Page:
Competing with online optical retail

March 27, 2014

In order to compete with the onslaught of online optical retail Web sites, we have to be open and ready to change, says Barry Santini, ABOM.

 

New York City-In order to compete with the onslaught of online optical retail Web sites, we have to be open and ready to change, says Barry Santini, ABOM.

The optical business has been resistant to change because it has been a closed system for so long, but online optical retail is changing that, says Santini. Companies such as Warby Parker are changing the game by offering eyeglasses at a significantly lower price. Many eyecare professionals are quick to brush these vendors off as cheap, poor quality, or even dangerous, but Santini says that is too simplistic.

“They say that we’re the greedy middlemen. We’re the reason why glasses are so damn expensive. It’s our fault because we’ve never communicated our value beyond the product,” says Santini.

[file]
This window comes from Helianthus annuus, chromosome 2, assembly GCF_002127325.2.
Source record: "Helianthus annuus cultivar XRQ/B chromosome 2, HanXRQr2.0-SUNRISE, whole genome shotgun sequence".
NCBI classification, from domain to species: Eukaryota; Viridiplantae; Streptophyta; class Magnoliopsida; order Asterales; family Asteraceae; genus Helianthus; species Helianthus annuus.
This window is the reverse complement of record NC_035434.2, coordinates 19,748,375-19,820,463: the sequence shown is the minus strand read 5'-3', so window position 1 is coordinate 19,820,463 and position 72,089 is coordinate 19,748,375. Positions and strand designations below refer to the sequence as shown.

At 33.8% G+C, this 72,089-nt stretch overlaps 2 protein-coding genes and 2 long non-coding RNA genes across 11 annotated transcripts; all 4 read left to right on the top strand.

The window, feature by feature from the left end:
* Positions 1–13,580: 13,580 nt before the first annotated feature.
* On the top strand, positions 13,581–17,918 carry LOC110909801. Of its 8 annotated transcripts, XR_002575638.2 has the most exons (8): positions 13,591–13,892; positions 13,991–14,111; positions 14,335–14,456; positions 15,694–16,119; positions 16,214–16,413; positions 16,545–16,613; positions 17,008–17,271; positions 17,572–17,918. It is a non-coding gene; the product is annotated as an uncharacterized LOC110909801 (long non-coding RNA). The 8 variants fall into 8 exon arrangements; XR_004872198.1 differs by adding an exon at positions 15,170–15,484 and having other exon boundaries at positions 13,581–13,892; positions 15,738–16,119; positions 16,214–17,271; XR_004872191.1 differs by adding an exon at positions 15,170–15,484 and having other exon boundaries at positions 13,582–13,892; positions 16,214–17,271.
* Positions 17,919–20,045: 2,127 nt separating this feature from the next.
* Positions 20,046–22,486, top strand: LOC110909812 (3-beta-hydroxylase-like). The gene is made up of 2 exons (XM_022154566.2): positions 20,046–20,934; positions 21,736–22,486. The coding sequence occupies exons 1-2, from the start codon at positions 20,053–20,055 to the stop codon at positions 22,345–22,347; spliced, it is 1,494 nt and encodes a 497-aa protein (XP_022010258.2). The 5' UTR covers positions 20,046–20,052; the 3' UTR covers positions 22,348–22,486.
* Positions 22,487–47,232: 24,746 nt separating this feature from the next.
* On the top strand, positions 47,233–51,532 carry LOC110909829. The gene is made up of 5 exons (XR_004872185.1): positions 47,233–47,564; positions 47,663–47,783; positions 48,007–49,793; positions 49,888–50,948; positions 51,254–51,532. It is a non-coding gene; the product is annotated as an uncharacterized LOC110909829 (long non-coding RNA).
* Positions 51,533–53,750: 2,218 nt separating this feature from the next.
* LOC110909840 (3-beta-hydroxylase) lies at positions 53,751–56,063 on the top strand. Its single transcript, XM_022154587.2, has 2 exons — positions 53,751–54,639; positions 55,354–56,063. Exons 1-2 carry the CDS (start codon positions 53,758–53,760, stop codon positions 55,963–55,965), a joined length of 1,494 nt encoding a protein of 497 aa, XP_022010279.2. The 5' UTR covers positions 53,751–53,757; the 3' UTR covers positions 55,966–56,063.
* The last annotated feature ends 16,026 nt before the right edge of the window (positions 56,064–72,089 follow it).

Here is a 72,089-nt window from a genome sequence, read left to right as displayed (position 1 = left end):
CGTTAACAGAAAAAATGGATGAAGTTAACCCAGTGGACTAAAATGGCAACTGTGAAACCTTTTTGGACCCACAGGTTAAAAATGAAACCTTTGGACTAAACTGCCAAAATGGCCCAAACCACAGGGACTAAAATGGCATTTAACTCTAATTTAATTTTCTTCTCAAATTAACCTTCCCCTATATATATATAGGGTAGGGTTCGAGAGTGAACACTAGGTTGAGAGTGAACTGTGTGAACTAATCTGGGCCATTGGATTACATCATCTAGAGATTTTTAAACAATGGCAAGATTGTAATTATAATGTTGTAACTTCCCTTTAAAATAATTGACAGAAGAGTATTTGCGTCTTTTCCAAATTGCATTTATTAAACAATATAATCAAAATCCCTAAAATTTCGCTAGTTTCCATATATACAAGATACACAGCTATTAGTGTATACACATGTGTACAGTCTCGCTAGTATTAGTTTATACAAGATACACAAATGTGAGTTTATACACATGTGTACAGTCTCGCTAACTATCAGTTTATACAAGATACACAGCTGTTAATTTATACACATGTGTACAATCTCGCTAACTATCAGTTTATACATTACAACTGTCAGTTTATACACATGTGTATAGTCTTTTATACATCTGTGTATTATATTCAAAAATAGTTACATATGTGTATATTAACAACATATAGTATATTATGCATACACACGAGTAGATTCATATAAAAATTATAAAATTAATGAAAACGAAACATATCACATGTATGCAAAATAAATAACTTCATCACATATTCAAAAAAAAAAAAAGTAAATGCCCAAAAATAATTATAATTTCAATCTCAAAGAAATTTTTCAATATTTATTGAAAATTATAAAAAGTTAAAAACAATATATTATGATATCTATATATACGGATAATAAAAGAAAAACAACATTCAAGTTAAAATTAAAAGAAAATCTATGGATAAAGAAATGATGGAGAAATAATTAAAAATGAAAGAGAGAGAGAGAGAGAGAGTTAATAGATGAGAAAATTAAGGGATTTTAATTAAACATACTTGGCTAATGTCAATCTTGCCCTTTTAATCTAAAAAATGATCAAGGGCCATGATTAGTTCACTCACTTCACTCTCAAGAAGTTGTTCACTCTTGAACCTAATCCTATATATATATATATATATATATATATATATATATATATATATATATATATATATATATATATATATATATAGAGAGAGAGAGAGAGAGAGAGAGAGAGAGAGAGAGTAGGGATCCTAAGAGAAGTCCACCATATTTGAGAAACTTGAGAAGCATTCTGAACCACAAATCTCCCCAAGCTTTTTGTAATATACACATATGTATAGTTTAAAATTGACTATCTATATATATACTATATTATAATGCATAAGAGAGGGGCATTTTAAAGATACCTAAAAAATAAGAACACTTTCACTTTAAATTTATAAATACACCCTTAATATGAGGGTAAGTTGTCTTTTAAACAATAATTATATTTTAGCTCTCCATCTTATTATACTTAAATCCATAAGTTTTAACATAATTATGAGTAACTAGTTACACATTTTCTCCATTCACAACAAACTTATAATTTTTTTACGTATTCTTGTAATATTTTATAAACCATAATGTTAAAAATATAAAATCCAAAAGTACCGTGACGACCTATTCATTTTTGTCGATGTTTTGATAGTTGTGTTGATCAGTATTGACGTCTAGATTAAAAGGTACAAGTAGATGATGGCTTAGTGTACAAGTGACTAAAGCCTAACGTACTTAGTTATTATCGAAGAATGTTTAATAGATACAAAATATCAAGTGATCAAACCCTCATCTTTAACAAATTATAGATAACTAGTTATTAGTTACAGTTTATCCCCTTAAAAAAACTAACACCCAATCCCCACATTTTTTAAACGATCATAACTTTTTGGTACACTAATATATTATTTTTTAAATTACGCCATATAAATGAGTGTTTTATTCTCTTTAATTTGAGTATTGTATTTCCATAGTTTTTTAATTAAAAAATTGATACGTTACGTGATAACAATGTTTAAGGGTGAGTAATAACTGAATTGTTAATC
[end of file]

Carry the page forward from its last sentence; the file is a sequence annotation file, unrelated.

Understand that price elicits a complex set of emotions from your customers. The ideal price is at the flip point-the point at which perceived value overrides cost concerns. Don't be afraid to set a fee for your services. Santini says he has a set fee for adjustments but often waives the fees for those who have never been to his office before.

“You have to charge for people to think there is value,” says Santini.

You’ll never be able to compete with the online optical sites in terms of choice, but that’s not necessarily a bad thing. Santini says the average online customer looks at just 3 glasses before choosing an item. Instead, you must curate the frames you offer and display styles in a manner that answers your clients’ queries before they have to ask.

“Sell the story, not the style,” says Santini.

Santini offers these other tips:

• Have a service fee

• Have a printed set of fees

• Think professional, but not exclusively medical

• Surpass expectations

• Be ready to do the unexpected

• Welcome every day like it was your first day in business

• Comply with the Rx release rule (“The appearance of self-serving interests is a negative social trigger,” says Santini.)